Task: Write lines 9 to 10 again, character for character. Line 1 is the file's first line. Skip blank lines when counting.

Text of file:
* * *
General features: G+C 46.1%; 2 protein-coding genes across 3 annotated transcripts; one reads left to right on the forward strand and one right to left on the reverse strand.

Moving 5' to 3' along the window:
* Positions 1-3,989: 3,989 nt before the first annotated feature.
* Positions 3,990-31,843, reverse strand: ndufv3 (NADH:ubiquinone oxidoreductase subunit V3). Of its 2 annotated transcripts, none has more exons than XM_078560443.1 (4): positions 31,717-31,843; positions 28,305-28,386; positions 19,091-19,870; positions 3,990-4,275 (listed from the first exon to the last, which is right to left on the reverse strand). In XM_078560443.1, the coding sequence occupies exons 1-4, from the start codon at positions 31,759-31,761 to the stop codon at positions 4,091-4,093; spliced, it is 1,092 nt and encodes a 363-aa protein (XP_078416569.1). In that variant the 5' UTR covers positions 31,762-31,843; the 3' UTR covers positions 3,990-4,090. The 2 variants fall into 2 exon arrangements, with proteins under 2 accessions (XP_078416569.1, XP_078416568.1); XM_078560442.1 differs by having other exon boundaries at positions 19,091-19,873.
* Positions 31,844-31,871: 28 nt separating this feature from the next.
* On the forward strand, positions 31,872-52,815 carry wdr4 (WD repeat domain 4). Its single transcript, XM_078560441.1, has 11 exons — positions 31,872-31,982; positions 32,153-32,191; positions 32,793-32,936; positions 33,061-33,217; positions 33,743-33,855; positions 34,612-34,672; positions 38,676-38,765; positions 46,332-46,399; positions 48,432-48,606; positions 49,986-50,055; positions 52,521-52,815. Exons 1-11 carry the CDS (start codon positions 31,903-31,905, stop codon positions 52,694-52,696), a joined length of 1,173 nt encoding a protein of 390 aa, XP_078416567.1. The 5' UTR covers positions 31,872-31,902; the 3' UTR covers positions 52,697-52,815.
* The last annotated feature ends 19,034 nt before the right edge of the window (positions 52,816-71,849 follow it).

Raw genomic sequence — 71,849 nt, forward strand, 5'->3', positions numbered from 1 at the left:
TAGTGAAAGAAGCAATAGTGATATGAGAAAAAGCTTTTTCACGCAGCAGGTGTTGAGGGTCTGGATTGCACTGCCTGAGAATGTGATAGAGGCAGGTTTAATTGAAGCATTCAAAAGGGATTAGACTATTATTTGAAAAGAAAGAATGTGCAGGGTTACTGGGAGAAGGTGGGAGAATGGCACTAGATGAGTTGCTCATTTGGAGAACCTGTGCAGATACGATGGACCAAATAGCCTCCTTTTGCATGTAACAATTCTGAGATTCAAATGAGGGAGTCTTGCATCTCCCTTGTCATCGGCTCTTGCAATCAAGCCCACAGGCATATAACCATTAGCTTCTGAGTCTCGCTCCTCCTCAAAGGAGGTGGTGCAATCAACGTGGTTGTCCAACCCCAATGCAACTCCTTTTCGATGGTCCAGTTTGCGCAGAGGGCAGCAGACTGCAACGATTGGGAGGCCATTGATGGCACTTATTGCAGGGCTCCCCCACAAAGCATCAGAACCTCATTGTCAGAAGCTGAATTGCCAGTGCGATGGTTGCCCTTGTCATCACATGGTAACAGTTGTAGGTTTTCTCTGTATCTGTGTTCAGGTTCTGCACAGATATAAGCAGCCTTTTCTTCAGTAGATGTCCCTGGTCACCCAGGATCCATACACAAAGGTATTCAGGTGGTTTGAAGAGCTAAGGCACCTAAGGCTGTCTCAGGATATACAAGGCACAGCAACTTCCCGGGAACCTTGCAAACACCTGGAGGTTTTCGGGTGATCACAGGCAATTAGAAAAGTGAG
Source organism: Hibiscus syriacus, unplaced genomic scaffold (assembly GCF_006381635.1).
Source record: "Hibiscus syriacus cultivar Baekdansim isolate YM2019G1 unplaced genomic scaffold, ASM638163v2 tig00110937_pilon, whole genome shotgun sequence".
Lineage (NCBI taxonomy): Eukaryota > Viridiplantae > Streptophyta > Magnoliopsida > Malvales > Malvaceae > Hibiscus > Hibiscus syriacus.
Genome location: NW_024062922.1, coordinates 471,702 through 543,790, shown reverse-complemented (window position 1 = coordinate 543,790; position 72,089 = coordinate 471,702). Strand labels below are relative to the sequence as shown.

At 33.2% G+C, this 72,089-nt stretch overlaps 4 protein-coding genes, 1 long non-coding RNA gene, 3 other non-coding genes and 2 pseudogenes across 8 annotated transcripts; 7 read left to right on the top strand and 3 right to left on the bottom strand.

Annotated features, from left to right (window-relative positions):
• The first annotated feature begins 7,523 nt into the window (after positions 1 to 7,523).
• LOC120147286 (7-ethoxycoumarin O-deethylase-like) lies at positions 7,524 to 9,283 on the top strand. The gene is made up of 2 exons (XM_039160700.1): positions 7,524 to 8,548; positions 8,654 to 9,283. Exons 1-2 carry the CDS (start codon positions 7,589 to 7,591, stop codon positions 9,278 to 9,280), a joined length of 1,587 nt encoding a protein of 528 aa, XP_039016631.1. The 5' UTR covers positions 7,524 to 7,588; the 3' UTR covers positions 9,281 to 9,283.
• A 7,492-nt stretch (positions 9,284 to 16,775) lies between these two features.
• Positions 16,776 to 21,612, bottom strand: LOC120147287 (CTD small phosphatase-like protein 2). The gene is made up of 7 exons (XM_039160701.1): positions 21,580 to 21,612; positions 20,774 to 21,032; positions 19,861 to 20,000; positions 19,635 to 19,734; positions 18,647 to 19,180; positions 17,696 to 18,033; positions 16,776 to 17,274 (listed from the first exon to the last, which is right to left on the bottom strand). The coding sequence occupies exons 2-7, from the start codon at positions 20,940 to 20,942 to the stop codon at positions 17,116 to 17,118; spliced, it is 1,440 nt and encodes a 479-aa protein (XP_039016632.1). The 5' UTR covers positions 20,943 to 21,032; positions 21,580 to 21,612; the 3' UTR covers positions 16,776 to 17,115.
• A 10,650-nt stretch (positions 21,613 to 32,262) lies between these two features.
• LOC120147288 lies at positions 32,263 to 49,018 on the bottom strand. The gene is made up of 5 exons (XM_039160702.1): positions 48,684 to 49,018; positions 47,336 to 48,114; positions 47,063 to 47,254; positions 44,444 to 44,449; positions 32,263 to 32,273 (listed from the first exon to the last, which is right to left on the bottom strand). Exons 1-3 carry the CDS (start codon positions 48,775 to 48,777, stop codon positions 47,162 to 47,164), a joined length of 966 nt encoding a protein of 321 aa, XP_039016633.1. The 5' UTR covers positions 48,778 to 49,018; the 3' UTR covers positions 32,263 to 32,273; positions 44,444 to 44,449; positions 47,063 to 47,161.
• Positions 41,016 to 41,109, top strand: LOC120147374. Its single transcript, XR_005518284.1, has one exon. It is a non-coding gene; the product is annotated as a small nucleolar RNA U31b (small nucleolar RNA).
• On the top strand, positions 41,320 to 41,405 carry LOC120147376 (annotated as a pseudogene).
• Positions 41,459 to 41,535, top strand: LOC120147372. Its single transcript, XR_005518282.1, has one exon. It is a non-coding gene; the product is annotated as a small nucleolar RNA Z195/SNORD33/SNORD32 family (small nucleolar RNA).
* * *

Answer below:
TAGTGAAAGAAGCAATAGTGATATGAGAAAAAGCTTTTTCACGCAGCAGGTGTTGAGGGTCTGGATTGCACTGCCTGAGAATGTGATAGAGGCAGGTTTAATTGAAGCATTCAAAAGGGATTAGACTATTATTTGAAAAGAAAGAATGTGCAGGGTTACTGGGAGAAGGTGGGAGAATGGCACTAGATGAGTTGCTCATTTGGAGAACCTGTGCAGATACGATGGACCAAATAGCCTCCTTTTGCATGTAACAATTCTGAGATTCAAATGAGGGAGTCTTGCATCTCCCTTGTCATCGGCTCTTGCAATCAAGCCCACAGGCATATAACCATTAGCTTCTGAGTCTCGCTCCTCCTCAAAGGAGGTGGTGCAATCAACGTGGTTGTCCAACCCCAATGCAACTCCTTTTCGATGGTCCAGTTTGCGCAGAGGGCAGCAGACTGCAACGATTGGGAGGCCATTGATGGCACTTATTGCAGGGCTCCCCCACAAAGCATCAGAACCTCATTGTCAGAAGCTGAATTGCCAGTGCGATGGTTGCCCTTGTCATCACATGGTAACAGTTGTAGGTTTTCTCTGTATCTGTGTTCAGGTTCTGCACAGATATAAGCAGCCTTTTCTTCAGTAGATGTCCCTGGTCACCCAGGATCCATACACAAAGGTATTCAGGTGGTTTGAAGAGCTAAGGCACCTAAGGCTGTCTCAGGATATACAAGGCACAGCAACTTCCCGGGAACCTTGCAAACACCTGGAGGTTTTCGGGTGATCACAGGCAATTAGAAAAGTGAG
Source organism: Hibiscus syriacus, unplaced genomic scaffold (assembly GCF_006381635.1).